Grand Rapids, MI – During its October 6 meeting, the Kent County Board of Public Works approved no changes to disposal fees at all Kent County Department of Public Works (DPW) facilities for the coming year. The disposal fees, or “tipping fees”, apply to all waste haulers delivering to the Recycling and Education Center, Waste-to-Energy, South Kent Landfill and North Kent Transfer Station. Residential recycling drop-off remains free for all Kent County residents.
“The Kent County Department of Public Works has worked strategically to keeps costs low, including cutting expenses and maximizing revenues,” said Dar Baas, director of the Kent County DPW. “After a couple years of increasing our disposal fees to compensate for lower recycling commodity prices, capital improvements at the Waste-to-Energy facility, and the general increase in costs to run our facilities, we are able to keep our rates where they are and still provide the services our community expects.”
Tipping fees are paid by the ton by any waste hauler who delivers material to a Kent County DPW facility. The rate per ton at South Kent Landfill and North Kent Transfer Station will remain $46.10 per ton for general refuse in 2023. The Waste-to-Energy facility will remain at $74 per ton and the fee for haulers delivering recycling to the Recycling and Education Center will remain at $70 per ton for Kent County and $75 per ton for non-Kent County loads. All solid waste disposal rates are available on the Kent County DPW website at www.reimaginetrash.org.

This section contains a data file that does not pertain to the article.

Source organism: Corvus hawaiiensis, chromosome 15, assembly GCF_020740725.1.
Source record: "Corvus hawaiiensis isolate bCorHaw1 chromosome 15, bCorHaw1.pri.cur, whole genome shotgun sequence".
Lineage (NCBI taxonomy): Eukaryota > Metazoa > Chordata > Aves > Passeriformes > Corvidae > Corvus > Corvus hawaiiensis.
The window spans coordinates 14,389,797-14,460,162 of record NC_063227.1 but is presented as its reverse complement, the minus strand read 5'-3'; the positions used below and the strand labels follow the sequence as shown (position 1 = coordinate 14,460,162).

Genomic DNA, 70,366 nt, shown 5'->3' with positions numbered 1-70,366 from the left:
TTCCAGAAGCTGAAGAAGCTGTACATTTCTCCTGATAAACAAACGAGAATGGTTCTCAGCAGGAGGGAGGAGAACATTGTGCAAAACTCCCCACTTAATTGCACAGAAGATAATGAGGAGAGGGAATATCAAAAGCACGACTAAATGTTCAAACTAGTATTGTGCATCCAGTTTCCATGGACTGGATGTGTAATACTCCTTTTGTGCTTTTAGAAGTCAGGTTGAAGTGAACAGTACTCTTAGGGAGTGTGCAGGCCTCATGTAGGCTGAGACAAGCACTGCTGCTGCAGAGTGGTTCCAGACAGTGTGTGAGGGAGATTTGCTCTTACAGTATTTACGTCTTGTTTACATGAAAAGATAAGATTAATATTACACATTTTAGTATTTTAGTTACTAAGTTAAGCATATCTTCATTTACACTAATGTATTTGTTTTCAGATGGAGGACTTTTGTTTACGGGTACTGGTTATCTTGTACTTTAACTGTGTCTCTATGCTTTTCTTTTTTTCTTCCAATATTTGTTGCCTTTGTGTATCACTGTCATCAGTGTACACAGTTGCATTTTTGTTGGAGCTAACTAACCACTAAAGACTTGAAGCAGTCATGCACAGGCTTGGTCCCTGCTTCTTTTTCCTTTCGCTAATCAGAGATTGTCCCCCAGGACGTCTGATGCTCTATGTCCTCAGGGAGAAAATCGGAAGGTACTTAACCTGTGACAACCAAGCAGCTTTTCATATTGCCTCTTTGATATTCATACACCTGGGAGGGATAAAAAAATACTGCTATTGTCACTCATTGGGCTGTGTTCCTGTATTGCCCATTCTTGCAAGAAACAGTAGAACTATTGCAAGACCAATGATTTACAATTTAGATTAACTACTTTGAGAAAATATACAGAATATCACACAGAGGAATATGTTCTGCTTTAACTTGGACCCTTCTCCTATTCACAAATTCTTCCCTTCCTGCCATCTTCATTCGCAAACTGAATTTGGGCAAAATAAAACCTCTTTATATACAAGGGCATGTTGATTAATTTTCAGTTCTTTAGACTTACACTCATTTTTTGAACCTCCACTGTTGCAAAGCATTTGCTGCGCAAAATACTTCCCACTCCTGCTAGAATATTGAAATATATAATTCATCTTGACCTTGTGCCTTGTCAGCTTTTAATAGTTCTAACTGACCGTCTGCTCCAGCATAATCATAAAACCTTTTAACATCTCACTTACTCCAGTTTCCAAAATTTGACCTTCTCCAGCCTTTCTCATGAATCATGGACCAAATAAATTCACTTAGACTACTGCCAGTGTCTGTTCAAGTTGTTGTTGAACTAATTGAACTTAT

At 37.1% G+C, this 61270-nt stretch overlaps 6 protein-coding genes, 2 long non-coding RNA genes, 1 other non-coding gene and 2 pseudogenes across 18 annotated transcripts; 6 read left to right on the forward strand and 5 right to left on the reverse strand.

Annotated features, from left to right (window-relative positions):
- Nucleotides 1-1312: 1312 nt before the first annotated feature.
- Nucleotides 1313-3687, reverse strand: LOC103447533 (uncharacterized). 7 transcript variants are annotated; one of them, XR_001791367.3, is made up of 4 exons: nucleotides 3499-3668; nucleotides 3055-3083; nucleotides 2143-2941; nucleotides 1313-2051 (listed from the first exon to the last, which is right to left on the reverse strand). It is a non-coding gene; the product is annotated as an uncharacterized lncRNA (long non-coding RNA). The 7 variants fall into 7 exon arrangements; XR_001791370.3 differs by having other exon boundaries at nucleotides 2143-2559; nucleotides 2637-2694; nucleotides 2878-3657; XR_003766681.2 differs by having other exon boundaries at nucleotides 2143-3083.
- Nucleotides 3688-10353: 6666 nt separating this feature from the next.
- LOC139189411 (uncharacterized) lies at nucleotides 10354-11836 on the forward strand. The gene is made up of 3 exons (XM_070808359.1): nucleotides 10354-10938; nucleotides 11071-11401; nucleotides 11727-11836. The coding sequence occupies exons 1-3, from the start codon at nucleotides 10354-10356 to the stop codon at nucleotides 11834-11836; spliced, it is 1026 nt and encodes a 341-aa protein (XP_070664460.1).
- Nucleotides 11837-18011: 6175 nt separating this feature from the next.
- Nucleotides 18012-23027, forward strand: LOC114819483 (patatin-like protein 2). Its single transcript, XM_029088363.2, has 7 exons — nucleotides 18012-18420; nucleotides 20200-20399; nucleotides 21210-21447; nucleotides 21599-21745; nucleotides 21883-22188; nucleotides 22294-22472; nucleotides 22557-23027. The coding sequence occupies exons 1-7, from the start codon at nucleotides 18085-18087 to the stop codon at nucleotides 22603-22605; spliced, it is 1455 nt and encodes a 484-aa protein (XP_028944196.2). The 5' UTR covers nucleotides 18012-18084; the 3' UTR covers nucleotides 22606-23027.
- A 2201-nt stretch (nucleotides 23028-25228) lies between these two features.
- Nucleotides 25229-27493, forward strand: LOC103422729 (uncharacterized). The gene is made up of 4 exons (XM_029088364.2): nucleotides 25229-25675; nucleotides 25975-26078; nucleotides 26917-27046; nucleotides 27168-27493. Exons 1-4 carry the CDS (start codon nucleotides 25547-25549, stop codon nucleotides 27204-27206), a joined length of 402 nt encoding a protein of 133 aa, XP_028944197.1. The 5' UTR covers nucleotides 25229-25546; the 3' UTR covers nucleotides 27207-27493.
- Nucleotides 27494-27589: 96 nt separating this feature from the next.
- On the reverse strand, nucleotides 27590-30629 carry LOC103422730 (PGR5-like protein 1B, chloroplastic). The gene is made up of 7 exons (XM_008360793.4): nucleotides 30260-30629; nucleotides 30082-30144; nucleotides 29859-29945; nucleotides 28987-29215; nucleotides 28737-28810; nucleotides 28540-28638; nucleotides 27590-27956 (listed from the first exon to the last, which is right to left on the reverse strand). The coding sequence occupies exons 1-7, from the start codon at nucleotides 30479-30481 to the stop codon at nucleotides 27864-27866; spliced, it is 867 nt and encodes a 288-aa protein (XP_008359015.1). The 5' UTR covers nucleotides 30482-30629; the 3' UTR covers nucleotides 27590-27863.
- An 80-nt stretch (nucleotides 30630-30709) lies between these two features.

The Kent County DPW also charges a surcharge of $1.68 per ton for landfill and Waste-to-Energy waste which goes to fund the monitoring and treatment of closed landfills in Kent County. Recently, the surcharge helped to fund onsite PFAS treatment equipment at the closed North Kent Landfill.
“The Board of Public Works is committed to evaluating and making decisions on disposal fees that keep our facilities and services running today and into the future,” said Emily Breve, chair of the Kent County Board of Public Works. “We believe keeping the tipping fees the same for next year provides consistency and stability for waste haulers, and the customers they serve, who are constantly adjust to increases in fuel costs and staffing.”
In the coming year the Kent County DPW plans to seek approval for the first phase of the Sustainable Business Park, which includes a mixed waste processor that will be able to divert up to 60 percent of municipal solid waste currently disposed of in a landfill. If approved, the mixed waste processor, Kent County BioEnergy Facility LLC, could be up and running by 2026. The South Kent Landfill is projected to reach capacity and close in 2029, prompting the need to find a solution for diverting waste or constructing a new landfill. Kent County DPW is working toward a more integrated countywide waste solution which may lead to future changes in tipping fees.